Sitch Double.jpg

Crazy Frogonomics

The GFC could have been the finale in the Neoliberal opera. But it wasn't. Instead the fallout was surprisingly modest. The banks in the US and Europe were bailed out, almost no one went to prison, and the price for bad behaviour was paid for by taxpayers. In Australia stocks dropped and unemployment ticked up but a technical recession was somehow avoided. Economic lightning was not followed by political thunder, no one stepped in to reform the system, so the underlying institutions of the economy remain the same today as they did before the crisis. 

The great wave of economic growth in post-GFC Australia has been uneven, heavily favouring the already wealthy, specifically those with access to large amounts of cheap credit. Inequality is at a seventy year high. And the Melbourne City region has the most unequal incomes in Australia, where the top 20% have an income that is 8.3 times as high as those in the bottom 20%. The ABS claims the Victorian capital will be the largest city in Australia within fifteen years. Meanwhile the Lord Mayor Robert Doyle tells his electorate that Melbourne is the 'most liveable' city in the world, sighting the title with all the glee of a boy who's won a lolly raffle. The Economist magazine does create a graded list of 140 major global cities, it is true, and for the last seven years Melbourne has been at the top. But things are not as they appear. The list is actually designed for multinational companies negotiating how much they should pay their executive staff while away on assignment. And because it's not aimed at regular working people housing affordability is not part of the metric.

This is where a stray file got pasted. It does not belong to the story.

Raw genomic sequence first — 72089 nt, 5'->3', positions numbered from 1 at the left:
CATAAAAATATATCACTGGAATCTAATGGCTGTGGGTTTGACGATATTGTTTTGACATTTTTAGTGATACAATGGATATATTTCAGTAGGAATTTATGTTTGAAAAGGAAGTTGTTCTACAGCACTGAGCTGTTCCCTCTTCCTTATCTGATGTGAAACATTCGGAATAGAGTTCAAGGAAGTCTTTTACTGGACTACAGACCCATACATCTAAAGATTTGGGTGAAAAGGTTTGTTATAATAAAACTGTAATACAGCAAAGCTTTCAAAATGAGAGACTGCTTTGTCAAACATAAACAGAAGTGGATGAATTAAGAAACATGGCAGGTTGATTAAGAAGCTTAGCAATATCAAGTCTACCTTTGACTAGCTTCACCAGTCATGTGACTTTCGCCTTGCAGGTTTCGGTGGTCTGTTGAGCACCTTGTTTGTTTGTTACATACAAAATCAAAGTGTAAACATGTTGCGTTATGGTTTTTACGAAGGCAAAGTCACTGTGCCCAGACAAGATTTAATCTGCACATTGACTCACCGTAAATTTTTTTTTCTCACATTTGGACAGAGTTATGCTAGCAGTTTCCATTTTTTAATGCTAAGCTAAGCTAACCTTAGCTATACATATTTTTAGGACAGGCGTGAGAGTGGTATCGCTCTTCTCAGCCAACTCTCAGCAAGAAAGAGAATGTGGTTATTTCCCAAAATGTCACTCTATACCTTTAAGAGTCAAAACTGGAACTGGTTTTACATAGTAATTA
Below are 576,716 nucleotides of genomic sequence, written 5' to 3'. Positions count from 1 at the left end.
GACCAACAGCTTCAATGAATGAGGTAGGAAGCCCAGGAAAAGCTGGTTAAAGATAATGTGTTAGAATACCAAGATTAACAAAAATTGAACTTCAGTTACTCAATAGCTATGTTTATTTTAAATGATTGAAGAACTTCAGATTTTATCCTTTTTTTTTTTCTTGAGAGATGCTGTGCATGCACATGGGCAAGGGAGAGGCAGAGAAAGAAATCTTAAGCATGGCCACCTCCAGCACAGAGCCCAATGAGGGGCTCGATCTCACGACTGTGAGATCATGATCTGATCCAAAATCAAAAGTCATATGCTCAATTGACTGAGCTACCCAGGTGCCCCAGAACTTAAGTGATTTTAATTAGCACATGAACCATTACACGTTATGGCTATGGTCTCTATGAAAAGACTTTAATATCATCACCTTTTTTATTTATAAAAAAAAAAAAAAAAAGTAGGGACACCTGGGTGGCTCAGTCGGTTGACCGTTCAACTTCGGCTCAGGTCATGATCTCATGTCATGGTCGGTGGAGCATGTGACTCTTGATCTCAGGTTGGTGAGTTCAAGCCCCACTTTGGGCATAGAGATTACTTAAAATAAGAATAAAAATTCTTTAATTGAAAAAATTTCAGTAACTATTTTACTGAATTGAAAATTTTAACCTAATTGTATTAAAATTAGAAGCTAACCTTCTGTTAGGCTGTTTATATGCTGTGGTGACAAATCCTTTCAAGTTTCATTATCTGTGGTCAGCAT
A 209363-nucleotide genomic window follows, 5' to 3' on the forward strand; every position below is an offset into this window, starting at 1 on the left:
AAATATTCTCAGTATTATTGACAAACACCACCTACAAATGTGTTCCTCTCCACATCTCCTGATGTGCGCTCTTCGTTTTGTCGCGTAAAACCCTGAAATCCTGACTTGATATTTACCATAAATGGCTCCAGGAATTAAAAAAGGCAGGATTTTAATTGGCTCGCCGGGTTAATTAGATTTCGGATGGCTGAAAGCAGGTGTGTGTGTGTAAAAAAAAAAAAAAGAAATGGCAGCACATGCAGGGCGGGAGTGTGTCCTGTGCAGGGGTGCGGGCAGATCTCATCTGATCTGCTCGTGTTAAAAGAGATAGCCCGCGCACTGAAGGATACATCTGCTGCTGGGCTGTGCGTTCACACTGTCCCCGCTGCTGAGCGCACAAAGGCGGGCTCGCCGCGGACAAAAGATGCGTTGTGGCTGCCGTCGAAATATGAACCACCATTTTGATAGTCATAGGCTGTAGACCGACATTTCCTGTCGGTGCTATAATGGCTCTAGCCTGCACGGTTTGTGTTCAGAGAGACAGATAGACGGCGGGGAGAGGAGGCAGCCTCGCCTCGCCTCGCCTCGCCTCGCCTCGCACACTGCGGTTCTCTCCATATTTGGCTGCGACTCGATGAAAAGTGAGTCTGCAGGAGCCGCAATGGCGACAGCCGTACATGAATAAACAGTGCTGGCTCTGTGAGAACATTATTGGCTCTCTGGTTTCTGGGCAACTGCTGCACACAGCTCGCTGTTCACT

Not only have all boats failed to rise on the tide some people are drowning.  The reality of life in the soon to be biggest city in Australia is not always perfect, obviously. Melbourne traffic flows like sludge in a moat, the trains are a B-, and Tullamarine sucks. Outside suburban supermarkets there are beggars. Below bridges sleep minors. The literal horizon is filled with self-erecting cranes, lifting one nondescript apartment building into the skyline after another. But even they are not really homes because more people then ever will never be able to afford to buy into them. There are over one million vacant residencies across the country. Many of those apartments are just blocks of money in storage. At the other end stick there are over one hundred thousand homeless. The concentration of wealth upwards seems to have changed the general culture also. Flashiness is in vogue. It was always about but now it's less frowned upon, it's sort of encouraged even. That's what the tall poppy syndrome was really all about. Australia's idea of itself was one of a nation of more or less equals. And to virtue signal your money was, by that definition, un-Australian.

At several moments during 2007-08 everything felt like it might come undone. But the crisis turned out to be just a blip on the otherwise uninterrupted trajectory of Neoliberalism. Now, ten years later, the international system is strapped together with debt like never before and quantitative easing is never ending. Inside Australia, privatisation experiments have failed to produce better outcomes for consumers and cuts to penalty rates get passed off as innovative business models. Everything is the same as before the crisis only more so.  Yet today the GFC feels like nothing, nothing more than a vague annoying memory, holding about the same import as a Crazy Frog ringtone.

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Sean Spicer: Ridiculed at Work and in Death

Sean Spicer stood at the podium like a washed out clown with food poisoning. His blistering debut as White House Press Secretary began with accusations that the media had faked the low inauguration attendance figures. Despite photos, videos, and public transport statistics declaring contrary. No one even cared about the numbers, not until Spicer, under orders from the new President, felt the need to contradict reality.  During the campaign Donald Trump's strangest political talent was bringing everyone else down to his level. But once sworn Spicer's job to bring the President's messaging up to the level of the White House press corps. It was impossible.